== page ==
There is no meaningful equality in Israel between men and women when it comes to matters relating to marriage and family relationships, according to a new UN report.
The report was compiled by a panel of experts overseeing implementation of the 1979 Convention on the Elimination of All Forms of Discrimination Against Women. The panel submitted its conclusions to Israeli authorities in February of this year.
The panel, which includes representatives from several countries, receives reports on gender issues every four years. These reports are based on each country's official statistics, as well as reports by non-governmental organizations, and interviews of state officials conducted by the panel members.
Prof. Ruth Halperin-Kadari, who heads Bar-Ilan University's Rackman Center for the Advancement of Women's Status, is a member of the panel. The Rackman Center is about to publish a guide to the international convention and the conclusions of the oversight committee that will include the recommendations made to the Israeli authorities.
"There's a huge gap between rights that are formally granted, and the lack of implementation and enforcement of the laws," said Halperin-Kadari.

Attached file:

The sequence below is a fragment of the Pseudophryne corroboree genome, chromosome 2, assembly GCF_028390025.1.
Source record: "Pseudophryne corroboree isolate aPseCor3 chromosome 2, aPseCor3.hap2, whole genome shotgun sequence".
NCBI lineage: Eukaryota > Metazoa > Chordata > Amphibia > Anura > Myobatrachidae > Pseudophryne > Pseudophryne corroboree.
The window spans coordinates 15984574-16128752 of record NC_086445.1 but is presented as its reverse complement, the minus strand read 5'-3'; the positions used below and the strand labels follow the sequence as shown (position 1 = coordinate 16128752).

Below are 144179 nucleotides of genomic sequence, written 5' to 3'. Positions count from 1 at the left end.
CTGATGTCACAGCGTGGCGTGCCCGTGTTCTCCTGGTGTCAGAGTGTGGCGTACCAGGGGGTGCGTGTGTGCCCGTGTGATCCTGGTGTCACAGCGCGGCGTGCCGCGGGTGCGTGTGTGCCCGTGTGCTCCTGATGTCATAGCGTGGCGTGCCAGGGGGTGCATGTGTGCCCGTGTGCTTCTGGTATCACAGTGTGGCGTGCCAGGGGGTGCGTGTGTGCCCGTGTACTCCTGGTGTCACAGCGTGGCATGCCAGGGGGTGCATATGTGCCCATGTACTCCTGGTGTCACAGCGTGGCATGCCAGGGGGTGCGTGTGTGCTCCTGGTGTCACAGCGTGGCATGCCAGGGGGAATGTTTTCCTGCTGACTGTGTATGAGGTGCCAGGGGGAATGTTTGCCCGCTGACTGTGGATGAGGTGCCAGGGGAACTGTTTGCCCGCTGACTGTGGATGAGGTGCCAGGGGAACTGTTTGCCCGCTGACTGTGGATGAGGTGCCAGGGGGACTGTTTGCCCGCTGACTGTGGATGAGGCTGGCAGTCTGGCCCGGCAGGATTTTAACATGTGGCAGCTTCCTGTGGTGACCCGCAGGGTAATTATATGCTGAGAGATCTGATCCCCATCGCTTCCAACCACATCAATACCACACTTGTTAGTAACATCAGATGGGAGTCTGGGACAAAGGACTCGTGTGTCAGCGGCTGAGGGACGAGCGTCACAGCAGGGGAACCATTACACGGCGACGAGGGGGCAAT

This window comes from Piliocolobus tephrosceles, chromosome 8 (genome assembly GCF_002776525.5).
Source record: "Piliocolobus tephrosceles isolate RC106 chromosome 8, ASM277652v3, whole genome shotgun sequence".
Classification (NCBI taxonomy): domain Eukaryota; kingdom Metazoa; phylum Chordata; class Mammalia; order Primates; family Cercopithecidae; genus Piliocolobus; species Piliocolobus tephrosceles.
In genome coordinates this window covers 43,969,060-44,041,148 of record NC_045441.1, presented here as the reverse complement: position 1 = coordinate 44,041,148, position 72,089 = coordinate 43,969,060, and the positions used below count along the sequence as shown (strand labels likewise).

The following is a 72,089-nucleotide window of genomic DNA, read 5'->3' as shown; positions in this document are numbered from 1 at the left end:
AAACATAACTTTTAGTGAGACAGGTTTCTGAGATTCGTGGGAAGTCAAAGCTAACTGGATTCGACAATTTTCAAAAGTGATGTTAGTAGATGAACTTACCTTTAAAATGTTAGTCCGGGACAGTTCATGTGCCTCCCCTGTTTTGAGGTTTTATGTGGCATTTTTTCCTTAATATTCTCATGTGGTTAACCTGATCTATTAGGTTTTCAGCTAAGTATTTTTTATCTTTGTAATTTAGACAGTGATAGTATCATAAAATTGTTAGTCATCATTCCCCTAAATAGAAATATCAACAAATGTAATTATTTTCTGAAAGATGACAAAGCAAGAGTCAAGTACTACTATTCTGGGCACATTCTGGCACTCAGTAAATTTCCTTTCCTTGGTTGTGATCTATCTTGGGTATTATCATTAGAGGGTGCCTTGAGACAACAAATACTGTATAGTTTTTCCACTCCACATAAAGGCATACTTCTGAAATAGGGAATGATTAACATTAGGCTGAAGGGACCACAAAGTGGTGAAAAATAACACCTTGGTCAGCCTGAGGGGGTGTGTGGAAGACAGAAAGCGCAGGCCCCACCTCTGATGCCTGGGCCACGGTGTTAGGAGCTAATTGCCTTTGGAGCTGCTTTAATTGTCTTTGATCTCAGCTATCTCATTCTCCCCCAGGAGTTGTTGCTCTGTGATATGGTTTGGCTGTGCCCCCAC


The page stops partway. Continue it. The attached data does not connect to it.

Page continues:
Halperin-Kadari added that this was the first time that a UN committee had so clearly stated that Israel must allow civil marriage and do all it can to end the discrimination against women in family law.
The committee also stated that domestic violence and violence against women were still widespread in Israel. The panel also expressed concern over the scope of trafficking in women and the wide income gaps between men and women.
The report included a section on violence and harassment of women in the Palestinian-controlled areas, citing violence from Israeli soldiers, "non-state" elements, such as settlers, and the abuse they are subject to in their communities.
Halperin-Kadari said that this section of the report reflected a political bias common to UN reports.
"They relied on information from sources they would not have relied on in other countries, and expressed themselves more strongly," she said. "In part, the information was simply wrong."
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